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Mōri, Mōr•ëh & Mōr•âh

מָר/מָרָאPronunciation Table [Updated: 2020.03.06]

masc . n. mōr/​mōr•â מר, מרא,mar,mori,mara,Marta,Moreih Tzedeq,Moreh Tzedeq (pronounced mâr/mârâ by Ash•kᵊnazim); instructor or master (used in the same sense as "master" in martial arts; i.e. a master of Tōr•âh, not the student's master); found in the Tar•jūm of bᵊ-Reish•it 37.19 and Mi•shᵊl•ei Shᵊlōm•ōh 23.2. These terms derive from the same root as Tōr•âh (Instruction). Thus, whenever found in a religious context, Tōr•âh is the implied Instruction.

מֹרִי, or מֹארִי, (mori; my [Tōr•âh] instructor or master); the Tōr•âh-reading instructor in a Tei•mân•i Beit ha-Kᵊnësët.

מֹארִי צֶדֶק (Mōri Tzëdëq) and later Hebrew: מוֹרֶה צֶדֶק (Mōrëh Tzëdëq); [the] Just [Tōr•âh]-Instructor, corrupted to "Righteous Teacher") of the Qūm•rân Tzᵊdoq•im—see Kha•nūk•âh &  more

מוֹרָה Biblical Hebrew Middle-Semitic heiMiddle-Semitic reshMiddle-Semitic wawMiddle-Semitic mem — In MH: and modern times, this refers to a female teacher (which, outside of an idolatrous priestess or goddess, was unthinkable in the Biblical era). This form is found only three times in Ta•na"kh: Shō•phᵊt•im 13.5; 16.17 & Shᵊmu•eil Âlëph 1.11. In each instance, it describes something that “shall not יַעֲלֶה עַל (arise or ascend up over/​upon) one’s head”. Befuddled, rabbis and translators over-actively hypothesized a contraction of מַעֲרָה (ma•ar•âh) — Biblical Hebrew Middle-Semitic heiMiddle-Semitic reshMiddle-Semitic ayinMiddle-Semitic mem — not otherwise found in Ta•na"kh, from ערה (=to lay bare), from which one may derive תַּעַר, Biblical Hebrew Middle-Semitic reshMiddle-Semitic ayinMiddle-Semitic taw, (ta•ar; razor). Thereafter, equally befuddled translators simply assumed the illogical overreach. One can easily see that, in the Biblical Hebrew, the Middle-Semitic ayin and Middle-Semitic waw would not be mistaken. See also Nâ•zir, who could be subject to no mortal מוֹרָה over his head.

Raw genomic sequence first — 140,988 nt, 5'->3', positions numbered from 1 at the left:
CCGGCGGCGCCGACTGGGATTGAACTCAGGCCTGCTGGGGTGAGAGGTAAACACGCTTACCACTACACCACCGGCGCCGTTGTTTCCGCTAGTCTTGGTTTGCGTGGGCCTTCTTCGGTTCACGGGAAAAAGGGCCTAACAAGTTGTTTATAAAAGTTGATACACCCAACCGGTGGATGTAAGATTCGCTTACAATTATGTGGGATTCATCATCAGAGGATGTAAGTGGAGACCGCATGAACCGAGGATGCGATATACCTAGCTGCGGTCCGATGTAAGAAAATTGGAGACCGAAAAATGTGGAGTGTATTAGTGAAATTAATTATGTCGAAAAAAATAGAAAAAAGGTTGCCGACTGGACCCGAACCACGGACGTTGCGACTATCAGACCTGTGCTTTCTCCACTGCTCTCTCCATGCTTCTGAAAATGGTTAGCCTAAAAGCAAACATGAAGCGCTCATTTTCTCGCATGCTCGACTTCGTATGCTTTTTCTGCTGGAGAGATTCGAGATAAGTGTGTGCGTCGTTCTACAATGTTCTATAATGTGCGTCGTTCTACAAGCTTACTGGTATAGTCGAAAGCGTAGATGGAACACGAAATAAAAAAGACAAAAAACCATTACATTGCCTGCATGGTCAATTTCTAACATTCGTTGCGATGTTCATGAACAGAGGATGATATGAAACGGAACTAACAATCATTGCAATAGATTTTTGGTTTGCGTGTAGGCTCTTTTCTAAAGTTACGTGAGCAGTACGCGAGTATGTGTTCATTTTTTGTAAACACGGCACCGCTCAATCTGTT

fem. n. Fem. מָרתָה (mâr•tâh; instructress or mistress), Aramaic מָרתָא (Mâr), origin of the name Martha, found in the Tar•jum of Mᵊlâkh•im Âlëph 17.17 and Yᵊsha•yâhu 24.2. מָרָה (mâr•âh; instructress or mistress) is another fem. form according to Klein's Etymological Dictionary of the Hebrew Language for Readers of English (p. 383). However, the claim that this form is supported by the ossuary found on Har ha-Zeit•im is in error as that ossuary reads מָרְיָה, not מָרָה.

מָרָא, Mârâ, as a contraction of Mâr (L.Y. Rahmani, Catalogue of Jewish Ossuaries, nos. 701-709, comm. 3), would continue the connotation of Mârtâ—an instructress.

See also a•don•i and rabbi.

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